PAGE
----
The Narrow Road to the Deep North by Richard Flanagan, September 5.
The Guardian calls Flanagan’s long-listed book “A masterpiece . . . A symphony of tenderness and love, a moving and powerful story that captures the weight and breadth of a life . . . A high point in an already distinguished career.” The Australian says, “Nothing could have prepared us for this immense achievement . . . The Narrow Road to the Deep North is beyond comparison . . . Intensely moving.” And from The Observer: “A novel of extraordinary power, deftly told and hugely affecting. A classic in the making . . . Masterful.”
In the despair of a Japanese POW camp on the Thai-Burma Death Railway in 1943, Australian surgeon Dorrigo Evans is haunted by his love affair with his uncle's young wife two years earlier. His life is a daily struggle to save the men under his command from starvation, from cholera, from pitiless beatings - until he receives a letter that will change him forever. Moving deftly from the POW camp to contemporary Australia, from the experiences of Dorrigo and his comrades to those of the Japanese guards, this savagely beautiful novel tells a story of death, love, and family; exploring the many forms of good and evil, war and truth, guilt and transcendence, as one man comes of age, prospers, only to discover all that he has lost.
Richard Flanagan is the author of five previous novels, including the widely acclaimed Gould’s Book of Fish, which have received numerous honors and have been published in twenty-six countries. He lives in Tasmania.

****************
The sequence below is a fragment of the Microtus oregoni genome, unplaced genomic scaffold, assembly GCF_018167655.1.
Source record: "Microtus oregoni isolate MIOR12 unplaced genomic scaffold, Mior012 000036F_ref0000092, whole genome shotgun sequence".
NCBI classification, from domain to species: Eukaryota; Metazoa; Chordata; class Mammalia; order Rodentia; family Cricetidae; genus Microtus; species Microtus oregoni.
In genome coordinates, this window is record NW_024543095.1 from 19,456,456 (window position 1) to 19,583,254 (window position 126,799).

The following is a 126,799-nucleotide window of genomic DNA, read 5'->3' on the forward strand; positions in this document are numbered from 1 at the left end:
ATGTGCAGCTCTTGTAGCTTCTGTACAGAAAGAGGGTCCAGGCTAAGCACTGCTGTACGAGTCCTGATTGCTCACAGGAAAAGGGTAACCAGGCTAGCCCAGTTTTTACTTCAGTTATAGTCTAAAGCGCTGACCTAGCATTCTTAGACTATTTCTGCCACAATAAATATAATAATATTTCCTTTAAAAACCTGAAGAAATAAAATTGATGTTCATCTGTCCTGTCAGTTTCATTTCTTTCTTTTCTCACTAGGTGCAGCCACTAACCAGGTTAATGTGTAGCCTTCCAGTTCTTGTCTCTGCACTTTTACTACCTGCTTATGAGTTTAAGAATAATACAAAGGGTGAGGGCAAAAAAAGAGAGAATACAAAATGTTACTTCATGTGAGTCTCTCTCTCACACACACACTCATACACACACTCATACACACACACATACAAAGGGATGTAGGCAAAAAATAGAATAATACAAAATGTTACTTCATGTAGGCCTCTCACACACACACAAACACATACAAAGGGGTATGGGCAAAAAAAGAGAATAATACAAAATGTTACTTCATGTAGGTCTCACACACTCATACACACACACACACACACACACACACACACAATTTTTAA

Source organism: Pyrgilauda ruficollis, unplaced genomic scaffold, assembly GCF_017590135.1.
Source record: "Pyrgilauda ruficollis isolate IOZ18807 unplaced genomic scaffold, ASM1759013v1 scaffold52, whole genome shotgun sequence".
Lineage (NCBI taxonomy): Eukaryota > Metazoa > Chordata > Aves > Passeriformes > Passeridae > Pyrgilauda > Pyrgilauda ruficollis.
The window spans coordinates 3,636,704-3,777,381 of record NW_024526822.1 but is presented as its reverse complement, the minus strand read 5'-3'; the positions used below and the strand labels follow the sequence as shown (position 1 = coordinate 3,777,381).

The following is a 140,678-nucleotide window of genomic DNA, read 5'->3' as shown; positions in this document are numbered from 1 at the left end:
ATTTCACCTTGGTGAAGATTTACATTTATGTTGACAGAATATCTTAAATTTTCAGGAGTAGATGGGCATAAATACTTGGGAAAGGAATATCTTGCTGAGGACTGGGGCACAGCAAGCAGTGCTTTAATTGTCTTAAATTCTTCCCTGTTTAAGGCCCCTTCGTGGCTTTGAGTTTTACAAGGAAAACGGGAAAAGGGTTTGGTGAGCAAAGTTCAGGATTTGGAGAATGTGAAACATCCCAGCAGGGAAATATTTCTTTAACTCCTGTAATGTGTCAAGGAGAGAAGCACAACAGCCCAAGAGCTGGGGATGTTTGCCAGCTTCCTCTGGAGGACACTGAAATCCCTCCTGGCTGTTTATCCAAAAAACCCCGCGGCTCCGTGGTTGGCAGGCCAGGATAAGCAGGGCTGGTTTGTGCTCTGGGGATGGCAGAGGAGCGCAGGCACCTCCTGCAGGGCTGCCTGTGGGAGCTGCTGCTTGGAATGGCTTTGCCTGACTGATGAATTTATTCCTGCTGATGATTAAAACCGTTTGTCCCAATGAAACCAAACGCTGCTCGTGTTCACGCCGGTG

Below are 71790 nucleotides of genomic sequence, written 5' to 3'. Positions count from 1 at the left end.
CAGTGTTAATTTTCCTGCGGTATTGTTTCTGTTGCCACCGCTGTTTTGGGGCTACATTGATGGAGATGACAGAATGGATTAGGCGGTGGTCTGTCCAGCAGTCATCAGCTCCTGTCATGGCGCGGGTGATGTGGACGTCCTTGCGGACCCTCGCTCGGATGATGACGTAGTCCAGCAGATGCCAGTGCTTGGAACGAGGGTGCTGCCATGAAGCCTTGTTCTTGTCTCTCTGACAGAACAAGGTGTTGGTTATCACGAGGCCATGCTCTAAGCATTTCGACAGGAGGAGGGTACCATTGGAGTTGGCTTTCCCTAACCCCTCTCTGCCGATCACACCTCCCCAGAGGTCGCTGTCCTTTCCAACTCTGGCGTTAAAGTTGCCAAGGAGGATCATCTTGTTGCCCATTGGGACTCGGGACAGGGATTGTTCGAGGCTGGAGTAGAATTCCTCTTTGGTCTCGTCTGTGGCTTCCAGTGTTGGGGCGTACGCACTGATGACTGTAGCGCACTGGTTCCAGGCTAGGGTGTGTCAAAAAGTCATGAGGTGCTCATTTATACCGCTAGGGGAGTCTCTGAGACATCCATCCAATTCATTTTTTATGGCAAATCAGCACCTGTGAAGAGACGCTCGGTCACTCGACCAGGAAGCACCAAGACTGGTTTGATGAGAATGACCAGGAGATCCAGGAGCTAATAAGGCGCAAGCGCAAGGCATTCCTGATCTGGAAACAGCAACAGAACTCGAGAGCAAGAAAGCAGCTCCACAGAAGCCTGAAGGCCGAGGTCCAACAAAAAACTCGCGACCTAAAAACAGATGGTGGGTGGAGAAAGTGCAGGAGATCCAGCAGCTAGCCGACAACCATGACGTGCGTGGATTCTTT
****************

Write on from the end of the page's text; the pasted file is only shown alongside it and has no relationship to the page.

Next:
The Bone Clocks by David Mitchell, September 18
Joe Hill, who will be in conversation with David at our event says “The Bone Clocks is a stunning work of invention, incident, and character. The levels of awesome in this book are off the charts,” and Publisher’s Weekly wonders if The Bone Clocks is “the most ambitious novel ever written, or just the most Mitchell-esque?” while calling it “a thing of beauty.”
Following a scalding row with her mother, fifteen-year-old Holly Sykes slams the door on her old life. But Holly is no typical teenage runaway: A sensitive child once contacted by voices she knew only as "the radio people", Holly is a lightning rod for psychic phenomena. Now, as she wanders deeper into the English countryside, visions and coincidences reorder her reality until they assume the aura of a nightmare brought to life. For Holly has caught the attention of a cabal of dangerous mystics—and their enemies. But her lost weekend is merely the prelude to a shocking disappearance that leaves her family irrevocably scarred. This unsolved mystery will echo through every decade of Holly's life, affecting all the people Holly loves—even the ones who are not yet born.
A Cambridge scholarship boy grooming himself for wealth and influence, a conflicted father who feels alive only while reporting from occupied Iraq, a middle-aged writer mourning his exile from the bestseller list—all have a part to play in this surreal, invisible war on the margins of our world. From the medieval Swiss Alps to the nineteenth-century Australian bush, from a hotel in Shanghai to a Manhattan townhouse in the near future, their stories come together in moments of everyday grace and extraordinary wonder.
Rich with character and realms of possibility, The Bone Clocks is a kaleidoscopic novel that begs to be taken apart and put back together by a writer The Washington Post calls “the novelist who’s been showing us the future of fiction.”
And while we’re talking about prizes, Eimear McBride, winner of the most recent Bailey’s Prize for her first novel A Girl is a Half-Formed Thing, will be in conversation with Madeline Miller, winner of the 2012 Orange Prize (the original name for the Bailey’s Prize) on October 29th, which should also be an amazing event.